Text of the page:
NoSurgery4Clubfoot is dedicated to providing information for parents about the Ponseti Method for correcting clubfoot with an emphasis on no modification or deviations from Dr. Ignacio V. Ponseti's highly successful methods. When the Ponseti Method is followed to a "T", the long term non-surgical success rate can be as high as 97%,
If the supposed Ponseti Method isn't working, it's not the Method, it's the caregiver. The Ponseti Method is able to initially correct every clubfoot. In the right hands, EVERY clubfoot can be corrected. If your doctor says it can't be corrected without surgery, find another doctor who has the skills to correct it. There are no examples either in the medical literature, nor in anecdotal evidence, that any clubfeet can not be initially corrected without surgery. This is why we will always recommend seeing the most skilled doctors when a local doctor can not correct the feet properly.
Some feet will relapse. This can be treated with recasting many times, and if needed after the age of 3-4 or even older (some doctors wait till after 6 or 7 years old), a minorly invasive surgery that moves the Anterior Tibialis tendon from the inside of the foot to the outside so that it will stop pulling in. This surgery involves no joints, yay! A small amount of feet will need this surgery.
These conditions might indicate that your doctor is modifying the Ponseti Method. You may not be able to make your doctor practice an un-modified Ponseti Method, but you can often find a doctor who doesn't modify the Method.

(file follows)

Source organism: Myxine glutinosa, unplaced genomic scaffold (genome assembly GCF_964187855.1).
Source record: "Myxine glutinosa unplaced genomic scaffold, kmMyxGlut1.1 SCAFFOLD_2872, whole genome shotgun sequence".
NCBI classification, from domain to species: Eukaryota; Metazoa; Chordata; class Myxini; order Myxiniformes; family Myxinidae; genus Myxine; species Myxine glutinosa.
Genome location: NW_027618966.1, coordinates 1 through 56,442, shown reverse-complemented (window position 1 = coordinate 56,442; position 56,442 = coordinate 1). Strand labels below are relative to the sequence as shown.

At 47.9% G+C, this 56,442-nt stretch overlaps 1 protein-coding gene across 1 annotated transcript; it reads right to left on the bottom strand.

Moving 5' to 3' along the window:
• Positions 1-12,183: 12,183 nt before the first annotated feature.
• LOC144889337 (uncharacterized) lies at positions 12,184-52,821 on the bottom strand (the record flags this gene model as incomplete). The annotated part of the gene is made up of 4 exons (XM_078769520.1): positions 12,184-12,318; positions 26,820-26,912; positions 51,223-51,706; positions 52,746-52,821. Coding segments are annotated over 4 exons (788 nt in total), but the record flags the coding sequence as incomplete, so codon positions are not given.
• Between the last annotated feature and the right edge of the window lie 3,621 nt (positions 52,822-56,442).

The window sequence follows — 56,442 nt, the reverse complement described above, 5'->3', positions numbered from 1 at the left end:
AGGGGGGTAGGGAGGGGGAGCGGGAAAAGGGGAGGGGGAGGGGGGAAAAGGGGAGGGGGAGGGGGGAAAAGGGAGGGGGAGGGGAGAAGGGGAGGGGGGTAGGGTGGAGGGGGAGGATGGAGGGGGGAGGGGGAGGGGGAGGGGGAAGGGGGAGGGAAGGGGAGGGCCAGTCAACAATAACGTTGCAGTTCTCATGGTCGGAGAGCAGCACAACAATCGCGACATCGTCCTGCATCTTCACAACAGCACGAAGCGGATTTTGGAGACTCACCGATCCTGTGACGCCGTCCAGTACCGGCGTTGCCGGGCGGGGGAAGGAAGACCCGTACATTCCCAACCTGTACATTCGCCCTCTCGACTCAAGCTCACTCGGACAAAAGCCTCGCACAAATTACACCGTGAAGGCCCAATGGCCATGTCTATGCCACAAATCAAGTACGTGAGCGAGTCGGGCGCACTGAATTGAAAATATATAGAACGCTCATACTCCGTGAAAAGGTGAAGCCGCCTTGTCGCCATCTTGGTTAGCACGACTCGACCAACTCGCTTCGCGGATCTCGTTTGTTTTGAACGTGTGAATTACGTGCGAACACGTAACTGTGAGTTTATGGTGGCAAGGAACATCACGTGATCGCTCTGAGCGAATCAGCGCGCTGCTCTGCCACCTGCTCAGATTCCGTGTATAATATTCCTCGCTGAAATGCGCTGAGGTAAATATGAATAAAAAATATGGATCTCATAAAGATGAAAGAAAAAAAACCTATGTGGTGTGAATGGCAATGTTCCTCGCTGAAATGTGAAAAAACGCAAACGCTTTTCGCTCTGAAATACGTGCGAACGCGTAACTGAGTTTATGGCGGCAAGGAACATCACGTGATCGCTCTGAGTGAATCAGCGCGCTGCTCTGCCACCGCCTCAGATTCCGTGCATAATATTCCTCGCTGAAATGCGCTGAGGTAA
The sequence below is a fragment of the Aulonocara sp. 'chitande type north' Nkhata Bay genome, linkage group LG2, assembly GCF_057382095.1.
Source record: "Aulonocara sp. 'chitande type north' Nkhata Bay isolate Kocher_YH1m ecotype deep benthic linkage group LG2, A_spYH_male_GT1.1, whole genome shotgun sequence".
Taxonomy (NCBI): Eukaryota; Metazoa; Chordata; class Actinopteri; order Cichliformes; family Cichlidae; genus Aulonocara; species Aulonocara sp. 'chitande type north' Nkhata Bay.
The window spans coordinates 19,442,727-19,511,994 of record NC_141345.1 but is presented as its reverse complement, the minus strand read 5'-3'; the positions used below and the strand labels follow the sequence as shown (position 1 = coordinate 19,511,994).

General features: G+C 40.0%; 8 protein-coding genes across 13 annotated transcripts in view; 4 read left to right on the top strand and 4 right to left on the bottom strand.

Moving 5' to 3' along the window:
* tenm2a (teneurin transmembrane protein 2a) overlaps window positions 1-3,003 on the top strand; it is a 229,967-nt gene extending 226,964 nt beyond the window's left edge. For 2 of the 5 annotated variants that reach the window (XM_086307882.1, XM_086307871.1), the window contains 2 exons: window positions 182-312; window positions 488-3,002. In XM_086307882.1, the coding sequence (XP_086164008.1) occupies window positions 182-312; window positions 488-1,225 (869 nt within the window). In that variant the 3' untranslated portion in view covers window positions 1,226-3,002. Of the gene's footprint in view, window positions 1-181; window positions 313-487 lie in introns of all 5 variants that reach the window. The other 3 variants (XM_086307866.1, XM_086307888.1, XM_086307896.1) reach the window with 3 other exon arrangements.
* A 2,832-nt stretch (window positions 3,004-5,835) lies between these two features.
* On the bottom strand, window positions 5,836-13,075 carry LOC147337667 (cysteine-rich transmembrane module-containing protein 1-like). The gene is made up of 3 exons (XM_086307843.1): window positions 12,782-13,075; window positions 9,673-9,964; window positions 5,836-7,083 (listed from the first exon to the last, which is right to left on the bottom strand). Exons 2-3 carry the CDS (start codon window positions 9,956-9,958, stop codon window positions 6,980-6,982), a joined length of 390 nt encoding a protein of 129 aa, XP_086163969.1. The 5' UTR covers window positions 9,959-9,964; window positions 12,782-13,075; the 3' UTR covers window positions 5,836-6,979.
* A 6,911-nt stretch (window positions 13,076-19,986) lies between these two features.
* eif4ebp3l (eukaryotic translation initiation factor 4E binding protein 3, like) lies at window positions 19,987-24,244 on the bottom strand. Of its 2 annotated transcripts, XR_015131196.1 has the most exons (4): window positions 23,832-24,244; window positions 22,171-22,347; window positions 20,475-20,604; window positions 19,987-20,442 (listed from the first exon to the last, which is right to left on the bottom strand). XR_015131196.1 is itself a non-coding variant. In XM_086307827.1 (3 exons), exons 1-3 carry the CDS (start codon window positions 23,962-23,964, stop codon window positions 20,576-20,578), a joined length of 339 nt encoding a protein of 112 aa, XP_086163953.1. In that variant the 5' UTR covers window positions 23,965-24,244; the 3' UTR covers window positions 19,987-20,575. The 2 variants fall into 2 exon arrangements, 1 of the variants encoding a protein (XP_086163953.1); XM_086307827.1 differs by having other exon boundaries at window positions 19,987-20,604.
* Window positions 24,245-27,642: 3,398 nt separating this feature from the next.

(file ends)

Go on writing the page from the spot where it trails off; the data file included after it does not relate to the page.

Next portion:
The following are red flags that the doctor or caregiver is not following the method properly, and the result could be that your child's feet are damaged instead of corrected. Red flags like these are all very good reasons to seek out a second opinion from a qualified Ponseti Method practitioner.
– Fiberglass "soft" casts
– Slipping casts, any. Plaster can slip as easily as fiberglass. Slipped casts indicate improper casting and should not be ignored. More than single slipped cast is a serious problem and indicates that the person applying the cast does not have the skills necessary to correct clubfeet.
– Casts not bent at least 90 degrees at the knee. It is ok (and actually better) to do 100 degrees as well. 90 degrees means an L shape, or a right angle.
– Casts that do not allow the toes (all 10) to be free and mobile outside of the cast. The toes should not be squished or bent or molded inside the cast and they should be flat. Not rounded or squashed in any way. Casts that do not allow the toes to be free and outside of the cast often will cause the toes to become curled, and they are very difficult to know if the cast has slipped. <>br</>Always mark your baby's toes with a pen at the edge of every cast and take pictures of the cast right after it is applied to compare with a suspected slipped cast.
– Casts that make the toes or upper leg swell beyond the confines of the cast
– Casts with odd placed "thumb-prints" above the ankle. Knee "thumbprints" to stop slipping are suspect.
– Casts not following the Ponseti casting guidelines for the first cast. First casting position often is skipped. This is a modification of the Method. The Cavus part of clubfoot must be corrected first.
Dre’s parents (Pittsburgh, Pennsylvania) learned about his left clubfoot diagnosis following a 20-week ultrasound. After careful research, they made the decision to travel to seek treatment from world-renowned Dr. Matthew Dobbs, Director of the Dobbs Clubfoot Center and Orthopedic Surgeon at Paley Institute, West Palm Beach, Florida. Dre’s Clubfoot Journey video presents an inside look at the Ponseti Method of treatment performed by Dr. Dobbs and aims to provide insight to families regarding the gold standard of treatment for clubfoot.
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